Time for the chicken. Perhaps our pot was a too small, but we could barely get all the pieces in and with the roux being very 'friendly' towards the chicken we struggled to get the chicken into place to get it browned. We let it go the suggested 10 minutes, but it was more not brown than brown. We figured there would be no problem getting it cooked considering the time still to go.
Time for the do-all-your-chopping-before-starting-the-roux-or-you'll-have-the-plague-come-down-upon-you to join in the fun. Then the stock. Now we know out pot was not big enough as we couldn't get the advertised amount in. Probably about 75% made it in. Oh well. At this stage we kind of thought we had a gumbo looking think on it's way. Set the timer for 45 minutes and come visit every now and again for skimming and stirring.
The kitchen had really started to smell nice but unlike when we did the Cassoulet we didn't get the effect through the whole house. Oh well. We added in the last of the goodies and set the timer for another 45 minutes (which was conveniently about the time we needed for the rice). We returned for more skimming (we skimmed a lot more this go around) and stirring. As noted before, one of us is a bit of a baby when it comes to the hot / spicy end of the scale. We went easy on the Tabasco and our smoked sausages were labled mild.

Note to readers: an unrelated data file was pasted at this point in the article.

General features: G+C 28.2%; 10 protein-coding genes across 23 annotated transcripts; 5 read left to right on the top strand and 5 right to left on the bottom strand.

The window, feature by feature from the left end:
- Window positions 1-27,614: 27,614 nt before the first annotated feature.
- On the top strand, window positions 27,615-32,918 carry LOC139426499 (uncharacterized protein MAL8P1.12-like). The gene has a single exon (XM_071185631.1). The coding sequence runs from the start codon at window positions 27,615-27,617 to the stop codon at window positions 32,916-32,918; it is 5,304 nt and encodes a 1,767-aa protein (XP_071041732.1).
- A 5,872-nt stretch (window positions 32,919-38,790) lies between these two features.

We have a bunch of different rices in the pantry, but no long-grain white. We selected some Basmati and cooked it per instructions on the box but with the Louisiana recipe. We know it didn't quite look the same as tradition suggests, but we're ok with making this substitution. And next time we use it we'll probably use this recipe even for a non-gumbo application.
Yum! Some would argue ours didn't have enough 'kick', but quite enough for the less hardy of us. Some might also argue that Basmati Rice is not the way to go, but we think it did it's job admirably.
We think it looked the way it should, it certainly was rich and hearty and tasty. Yum! The sauce had thickened up nicely and it was very very easy to go back for seconds.
We're not exactly sure what the Filé brought to the party? Sprinkling to taste is a tough instruction when you don't know what the taste is... We'll add it to the Spice Rack on the fridge and we'll pay a bit more attention when scouring our food magazines for a way to use it and maybe learn enough to understand when we could add it to something else.
Recipes & Destructions Instructions
YES! The good times rolled! This is another one pot dish that could easily be brought out to impress friends!